simulate this circuit – Schematic created using CircuitLab
Figure 1. (a) Grounded at supply transformer secondary. (b) Isolated secondary.
- In Figure 1a we have a grounded supply. Since one of the lines from the transformer is connected to ground the voltage on it is "neutralised" and so we have Line and Neutral.
- If we get an earth fault at A nothing happens. The line remains neutralised. You might ask why we don't eliminate the ground wire: that's because the earth is not a reliable or particularly good conductor and resistance varies with soil conditions, etc.
- If we get an earth fault at B we will trip a fuse or circuit breaker (not shown). The first fault will shut down the supply.
- In Figure 1b there is no ground connection at the supply transformer.
- If we get an earth fault at C then the setup becomes like that of (a) and operation can continue.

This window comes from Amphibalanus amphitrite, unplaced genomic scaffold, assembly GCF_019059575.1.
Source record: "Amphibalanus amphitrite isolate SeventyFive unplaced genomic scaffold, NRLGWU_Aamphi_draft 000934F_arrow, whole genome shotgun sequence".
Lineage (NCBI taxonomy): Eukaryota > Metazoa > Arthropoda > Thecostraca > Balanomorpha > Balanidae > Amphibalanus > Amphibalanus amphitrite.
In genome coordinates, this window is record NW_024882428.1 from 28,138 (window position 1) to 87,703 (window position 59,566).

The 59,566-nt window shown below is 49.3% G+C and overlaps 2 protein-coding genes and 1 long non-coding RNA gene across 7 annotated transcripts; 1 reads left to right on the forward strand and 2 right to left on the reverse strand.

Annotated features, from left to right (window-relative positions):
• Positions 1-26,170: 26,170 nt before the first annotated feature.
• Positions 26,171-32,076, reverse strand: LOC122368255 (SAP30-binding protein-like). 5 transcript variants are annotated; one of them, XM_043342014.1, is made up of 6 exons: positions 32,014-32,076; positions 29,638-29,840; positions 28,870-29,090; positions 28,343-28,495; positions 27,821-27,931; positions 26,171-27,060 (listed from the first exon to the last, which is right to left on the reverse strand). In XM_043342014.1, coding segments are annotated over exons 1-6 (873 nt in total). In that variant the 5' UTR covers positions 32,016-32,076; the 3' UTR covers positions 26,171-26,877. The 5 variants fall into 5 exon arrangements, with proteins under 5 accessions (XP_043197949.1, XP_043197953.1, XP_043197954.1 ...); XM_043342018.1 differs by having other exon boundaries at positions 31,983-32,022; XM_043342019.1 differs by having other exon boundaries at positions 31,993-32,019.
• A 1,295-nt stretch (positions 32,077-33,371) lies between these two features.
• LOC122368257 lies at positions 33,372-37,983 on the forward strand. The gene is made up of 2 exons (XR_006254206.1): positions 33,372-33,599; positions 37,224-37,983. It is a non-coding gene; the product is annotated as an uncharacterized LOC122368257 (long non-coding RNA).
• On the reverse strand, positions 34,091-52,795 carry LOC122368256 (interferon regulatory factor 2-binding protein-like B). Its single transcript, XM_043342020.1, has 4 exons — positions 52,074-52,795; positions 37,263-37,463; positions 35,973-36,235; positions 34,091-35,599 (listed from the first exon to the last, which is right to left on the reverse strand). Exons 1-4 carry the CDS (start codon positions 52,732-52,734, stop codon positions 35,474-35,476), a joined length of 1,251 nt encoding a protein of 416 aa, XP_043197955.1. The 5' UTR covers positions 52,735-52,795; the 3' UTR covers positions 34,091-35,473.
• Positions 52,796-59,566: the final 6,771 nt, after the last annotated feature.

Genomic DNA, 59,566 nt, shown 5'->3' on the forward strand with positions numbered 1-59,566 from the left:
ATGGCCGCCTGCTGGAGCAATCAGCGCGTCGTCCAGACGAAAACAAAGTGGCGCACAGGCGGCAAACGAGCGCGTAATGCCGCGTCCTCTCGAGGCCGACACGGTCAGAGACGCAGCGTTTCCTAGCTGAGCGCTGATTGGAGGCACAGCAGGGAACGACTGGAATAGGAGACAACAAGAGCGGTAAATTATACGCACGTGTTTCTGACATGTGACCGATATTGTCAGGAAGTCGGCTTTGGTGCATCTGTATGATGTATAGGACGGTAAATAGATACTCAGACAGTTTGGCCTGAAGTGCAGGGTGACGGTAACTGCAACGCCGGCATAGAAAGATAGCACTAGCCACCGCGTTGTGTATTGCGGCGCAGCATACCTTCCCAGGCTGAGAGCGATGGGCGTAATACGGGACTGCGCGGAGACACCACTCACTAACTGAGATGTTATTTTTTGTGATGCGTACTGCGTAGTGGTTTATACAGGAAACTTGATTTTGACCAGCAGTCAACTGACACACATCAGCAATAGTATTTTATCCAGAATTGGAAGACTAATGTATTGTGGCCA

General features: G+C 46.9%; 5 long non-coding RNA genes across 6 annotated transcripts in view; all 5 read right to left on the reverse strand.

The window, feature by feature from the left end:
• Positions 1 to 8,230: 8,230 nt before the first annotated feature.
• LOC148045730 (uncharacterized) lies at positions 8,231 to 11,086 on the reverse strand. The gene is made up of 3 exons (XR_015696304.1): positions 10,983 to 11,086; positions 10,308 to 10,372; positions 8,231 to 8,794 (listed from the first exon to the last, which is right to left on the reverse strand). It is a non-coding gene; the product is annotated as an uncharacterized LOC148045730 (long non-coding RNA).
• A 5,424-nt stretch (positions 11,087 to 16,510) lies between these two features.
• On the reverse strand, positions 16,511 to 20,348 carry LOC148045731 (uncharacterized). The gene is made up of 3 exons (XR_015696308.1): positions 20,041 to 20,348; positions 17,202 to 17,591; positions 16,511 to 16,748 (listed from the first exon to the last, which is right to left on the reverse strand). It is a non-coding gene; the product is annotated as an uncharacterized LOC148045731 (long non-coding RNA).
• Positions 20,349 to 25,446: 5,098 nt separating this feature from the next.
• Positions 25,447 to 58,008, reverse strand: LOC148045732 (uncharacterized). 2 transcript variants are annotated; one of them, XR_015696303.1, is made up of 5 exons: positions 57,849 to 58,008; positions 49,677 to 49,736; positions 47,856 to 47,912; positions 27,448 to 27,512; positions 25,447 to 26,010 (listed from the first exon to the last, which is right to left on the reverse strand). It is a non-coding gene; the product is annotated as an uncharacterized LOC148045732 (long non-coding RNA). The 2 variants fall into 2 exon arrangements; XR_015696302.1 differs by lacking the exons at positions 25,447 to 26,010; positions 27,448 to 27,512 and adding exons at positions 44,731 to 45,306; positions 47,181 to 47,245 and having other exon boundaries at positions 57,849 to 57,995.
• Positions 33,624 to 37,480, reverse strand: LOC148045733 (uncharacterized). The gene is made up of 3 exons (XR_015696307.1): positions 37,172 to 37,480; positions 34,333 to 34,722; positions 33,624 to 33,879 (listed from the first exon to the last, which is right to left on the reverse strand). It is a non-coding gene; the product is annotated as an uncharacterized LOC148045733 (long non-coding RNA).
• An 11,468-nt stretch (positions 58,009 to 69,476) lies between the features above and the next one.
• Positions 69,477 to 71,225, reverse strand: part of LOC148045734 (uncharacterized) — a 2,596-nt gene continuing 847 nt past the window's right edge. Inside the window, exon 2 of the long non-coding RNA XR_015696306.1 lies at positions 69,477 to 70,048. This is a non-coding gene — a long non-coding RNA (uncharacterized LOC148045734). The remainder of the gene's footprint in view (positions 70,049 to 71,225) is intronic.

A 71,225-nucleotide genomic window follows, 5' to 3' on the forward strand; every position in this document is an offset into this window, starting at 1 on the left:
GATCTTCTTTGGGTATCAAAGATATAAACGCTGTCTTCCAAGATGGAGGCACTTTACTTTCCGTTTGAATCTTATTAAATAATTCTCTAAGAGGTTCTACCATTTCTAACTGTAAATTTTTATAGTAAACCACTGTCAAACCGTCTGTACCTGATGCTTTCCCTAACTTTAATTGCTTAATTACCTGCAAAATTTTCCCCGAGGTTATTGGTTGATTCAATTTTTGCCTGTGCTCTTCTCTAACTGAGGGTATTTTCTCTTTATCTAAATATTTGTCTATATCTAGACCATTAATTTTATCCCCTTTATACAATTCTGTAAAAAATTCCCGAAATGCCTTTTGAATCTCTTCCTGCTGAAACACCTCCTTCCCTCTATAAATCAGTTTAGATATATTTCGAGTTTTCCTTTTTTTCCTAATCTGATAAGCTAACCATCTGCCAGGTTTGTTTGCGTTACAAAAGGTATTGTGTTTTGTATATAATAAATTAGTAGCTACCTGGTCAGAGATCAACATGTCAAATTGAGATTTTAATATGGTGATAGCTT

- If we get an earth fault at D (not simultaneous with C above) then we have the same situation with LINE1 becoming N and LINE2 becoming live.
The isolated circuit means that operation can continue so the setup is "fault tolerant". This is of little use unless some indication is given that a fault has occurred and that it is scheduled to be repaired.
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Figure 2. A simple earth fault detection system.
Figure 2 shows a simple earth fault detection system. In normal operation both phases will be pulled towards ground by the lamps which should glow at about half brightness.
If an earth fault occurs on LINE2 there will be no voltage across the LINE 1 FAULT lamp so it will turn off. Meanwhile the LINE1 lamp will have full voltage across it and will go to full brightness.
In power distribution systems they will use something more reliable than a lamp. They may also deliberately switch the faulted line to ground at the substation to keep it neutralised as there may be a chance the cable is lying on the ground and this would present a shock hazard to people and animals.